Osteoarthritis of the Hip

October 2, 2018 9:48 am Published by

Information Provided by the American Physical Therapy Association

Hip osteoarthritis (hip OA) is the inflammation and wearing away of the cartilage of the hip joint. It can develop at any age, although it is more commonly diagnosed in older adults. There is no known specific cause of hip OA; everyone is at equal risk of developing it.

Research found no difference in the rate of occurrence of hip OA in the general public
based on race, gender, weight, or educational level. Hip OA can make everyday activities,
such as walking or climbing stairs, difficult. Managing the pain associated with hip OA can be complex. While in some situations, when dosed appropriately, prescription opioids are an appropriate part of medical treatment; there are risks, including depression, addiction, overdose, and withdrawal symptoms when stopping use.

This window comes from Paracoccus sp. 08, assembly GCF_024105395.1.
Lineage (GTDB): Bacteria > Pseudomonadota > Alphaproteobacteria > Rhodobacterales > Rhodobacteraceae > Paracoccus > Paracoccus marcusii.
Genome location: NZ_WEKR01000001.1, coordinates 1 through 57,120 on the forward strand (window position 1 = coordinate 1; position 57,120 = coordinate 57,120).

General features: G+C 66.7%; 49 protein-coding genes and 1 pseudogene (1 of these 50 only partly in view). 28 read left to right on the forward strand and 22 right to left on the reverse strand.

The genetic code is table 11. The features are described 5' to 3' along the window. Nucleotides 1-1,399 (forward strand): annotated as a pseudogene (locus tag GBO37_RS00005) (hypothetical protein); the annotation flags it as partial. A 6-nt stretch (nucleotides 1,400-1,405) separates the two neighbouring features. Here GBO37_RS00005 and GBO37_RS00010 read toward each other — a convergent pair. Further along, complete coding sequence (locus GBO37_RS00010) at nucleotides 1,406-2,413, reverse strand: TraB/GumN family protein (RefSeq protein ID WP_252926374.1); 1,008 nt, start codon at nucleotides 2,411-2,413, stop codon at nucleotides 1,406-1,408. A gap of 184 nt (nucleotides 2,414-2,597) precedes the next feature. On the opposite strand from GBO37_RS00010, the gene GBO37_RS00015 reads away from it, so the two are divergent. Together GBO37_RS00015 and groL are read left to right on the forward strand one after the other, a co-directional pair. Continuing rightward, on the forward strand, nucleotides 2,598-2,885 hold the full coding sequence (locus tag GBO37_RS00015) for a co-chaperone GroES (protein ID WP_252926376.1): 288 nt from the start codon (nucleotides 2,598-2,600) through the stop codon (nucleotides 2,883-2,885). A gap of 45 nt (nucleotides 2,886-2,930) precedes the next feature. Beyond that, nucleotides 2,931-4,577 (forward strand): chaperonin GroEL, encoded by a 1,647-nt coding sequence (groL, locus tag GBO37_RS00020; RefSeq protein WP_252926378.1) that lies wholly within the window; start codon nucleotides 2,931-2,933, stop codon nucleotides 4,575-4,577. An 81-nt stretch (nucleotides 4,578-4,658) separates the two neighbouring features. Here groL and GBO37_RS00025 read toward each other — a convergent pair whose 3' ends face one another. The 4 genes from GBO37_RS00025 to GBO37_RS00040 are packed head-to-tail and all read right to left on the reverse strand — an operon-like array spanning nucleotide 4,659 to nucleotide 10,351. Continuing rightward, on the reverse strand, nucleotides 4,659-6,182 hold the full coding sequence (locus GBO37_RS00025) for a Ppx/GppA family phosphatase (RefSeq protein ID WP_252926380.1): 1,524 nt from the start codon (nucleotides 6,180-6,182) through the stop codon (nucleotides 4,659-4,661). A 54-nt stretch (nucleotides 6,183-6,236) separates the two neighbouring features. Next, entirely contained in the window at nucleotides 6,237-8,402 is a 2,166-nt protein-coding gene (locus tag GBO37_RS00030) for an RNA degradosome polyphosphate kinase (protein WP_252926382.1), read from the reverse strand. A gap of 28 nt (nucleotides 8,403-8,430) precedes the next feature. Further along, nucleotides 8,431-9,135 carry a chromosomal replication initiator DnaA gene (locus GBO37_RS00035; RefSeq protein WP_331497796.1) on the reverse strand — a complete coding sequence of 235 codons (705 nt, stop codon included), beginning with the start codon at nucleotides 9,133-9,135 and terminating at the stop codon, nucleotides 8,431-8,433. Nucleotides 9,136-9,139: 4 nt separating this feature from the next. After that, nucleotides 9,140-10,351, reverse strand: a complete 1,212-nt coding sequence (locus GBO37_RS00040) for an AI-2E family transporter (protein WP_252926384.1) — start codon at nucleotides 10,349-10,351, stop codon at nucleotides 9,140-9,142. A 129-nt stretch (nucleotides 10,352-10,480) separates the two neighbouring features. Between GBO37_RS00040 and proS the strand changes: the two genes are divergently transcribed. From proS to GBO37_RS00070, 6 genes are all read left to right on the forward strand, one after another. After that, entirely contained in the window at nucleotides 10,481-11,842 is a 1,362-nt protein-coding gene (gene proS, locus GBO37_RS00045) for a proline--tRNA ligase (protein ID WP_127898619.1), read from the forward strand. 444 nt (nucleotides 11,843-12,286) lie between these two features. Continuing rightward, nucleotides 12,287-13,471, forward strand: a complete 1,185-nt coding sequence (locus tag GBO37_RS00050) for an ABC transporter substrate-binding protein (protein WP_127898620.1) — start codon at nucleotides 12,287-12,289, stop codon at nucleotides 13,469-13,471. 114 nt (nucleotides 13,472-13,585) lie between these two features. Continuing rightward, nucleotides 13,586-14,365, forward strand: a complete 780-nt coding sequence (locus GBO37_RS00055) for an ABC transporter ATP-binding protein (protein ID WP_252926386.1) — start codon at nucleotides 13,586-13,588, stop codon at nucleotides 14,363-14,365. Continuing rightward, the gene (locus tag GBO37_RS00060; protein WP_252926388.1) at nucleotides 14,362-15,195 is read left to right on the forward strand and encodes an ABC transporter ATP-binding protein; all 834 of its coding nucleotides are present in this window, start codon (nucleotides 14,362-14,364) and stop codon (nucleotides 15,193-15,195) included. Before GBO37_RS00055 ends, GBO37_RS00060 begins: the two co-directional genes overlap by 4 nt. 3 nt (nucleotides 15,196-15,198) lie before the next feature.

With opioid abuse an unprecedented national public health epidemic, the Centers for Disease Control and Prevention (CDC) has recommended safe alternatives, including physical therapy,
to opioids for treating hip OA. Learn more about how a physical therapist can help you safely manage your hip OA at MoveForwardPT.com/ChoosePT.


Hip OA may cause symptoms including:

• Sharp, shooting pain or dull, achy pain in the hip, groin, thigh, knee, or buttocks
• Stiffness in the hip joint, which is worse after sleeping or sitting
• Weakness of the muscles in the lower extremity
• A “crunching” sound when the hip joint is moved
• Difficulty and pain when getting out of bed, standing up, walking, or climbing stairs
• Difficulty performing normal daily activities, such as putting on socks and shoes


Once you have received a diagnosis of hip OA, your physical therapist will design an individualized treatment program specific to the exact nature of your condition and goals. Your treatment program may include:

• Range-of-motion exercises
• Muscle strengthening
• Manual therapy
• Bracing
• Activity recommendations
• Modalities

In severe cases of hip OA, hip joint replacement surgery is required. If you must have hip
replacement surgery, a physical therapist will work with you to:

• Prepare for your surgery
• Minimize pain
• Restore motion and strength
following surgery
• Return to normal daily activities

This post was written by Magnolia Regional Health Center